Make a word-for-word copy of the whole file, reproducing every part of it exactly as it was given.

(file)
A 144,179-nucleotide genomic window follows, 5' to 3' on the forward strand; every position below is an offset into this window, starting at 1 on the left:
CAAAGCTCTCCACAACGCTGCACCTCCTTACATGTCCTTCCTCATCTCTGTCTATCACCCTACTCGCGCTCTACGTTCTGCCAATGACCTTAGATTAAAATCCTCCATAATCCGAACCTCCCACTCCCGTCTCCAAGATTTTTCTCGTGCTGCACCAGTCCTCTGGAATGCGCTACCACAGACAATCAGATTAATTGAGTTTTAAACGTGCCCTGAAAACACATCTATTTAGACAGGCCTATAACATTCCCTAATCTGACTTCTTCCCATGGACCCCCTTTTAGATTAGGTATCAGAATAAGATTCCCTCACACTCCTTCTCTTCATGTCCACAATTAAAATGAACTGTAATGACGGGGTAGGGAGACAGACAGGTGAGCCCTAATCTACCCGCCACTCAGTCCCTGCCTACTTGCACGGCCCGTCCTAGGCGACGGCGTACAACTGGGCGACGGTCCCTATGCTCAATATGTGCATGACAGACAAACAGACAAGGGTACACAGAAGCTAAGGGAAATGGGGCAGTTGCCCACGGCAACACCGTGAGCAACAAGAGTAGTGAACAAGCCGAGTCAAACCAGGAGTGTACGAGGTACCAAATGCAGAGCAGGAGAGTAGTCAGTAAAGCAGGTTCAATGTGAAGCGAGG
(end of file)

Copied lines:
A 144,179-nucleotide genomic window follows, 5' to 3' on the forward strand; every position below is an offset into this window, starting at 1 on the left:
CAAAGCTCTCCACAACGCTGCACCTCCTTACATGTCCTTCCTCATCTCTGTCTATCACCCTACTCGCGCTCTACGTTCTGCCAATGACCTTAGATTAAAATCCTCCATAATCCGAACCTCCCACTCCCGTCTCCAAGATTTTTCTCGTGCTGCACCAGTCCTCTGGAATGCGCTACCACAGACAATCAGATTAATTGAGTTTTAAACGTGCCCTGAAAACACATCTATTTAGACAGGCCTATAACATTCCCTAATCTGACTTCTTCCCATGGACCCCCTTTTAGATTAGGTATCAGAATAAGATTCCCTCACACTCCTTCTCTTCATGTCCACAATTAAAATGAACTGTAATGACGGGGTAGGGAGACAGACAGGTGAGCCCTAATCTACCCGCCACTCAGTCCCTGCCTACTTGCACGGCCCGTCCTAGGCGACGGCGTACAACTGGGCGACGGTCCCTATGCTCAATATGTGCATGACAGACAAACAGACAAGGGTACACAGAAGCTAAGGGAAATGGGGCAGTTGCCCACGGCAACACCGTGAGCAACAAGAGTAGTGAACAAGCCGAGTCAAACCAGGAGTGTACGAGGTACCAAATGCAGAGCAGGAGAGTAGTCAGTAAAGCAGGTTCAATGTGAAGCGAGG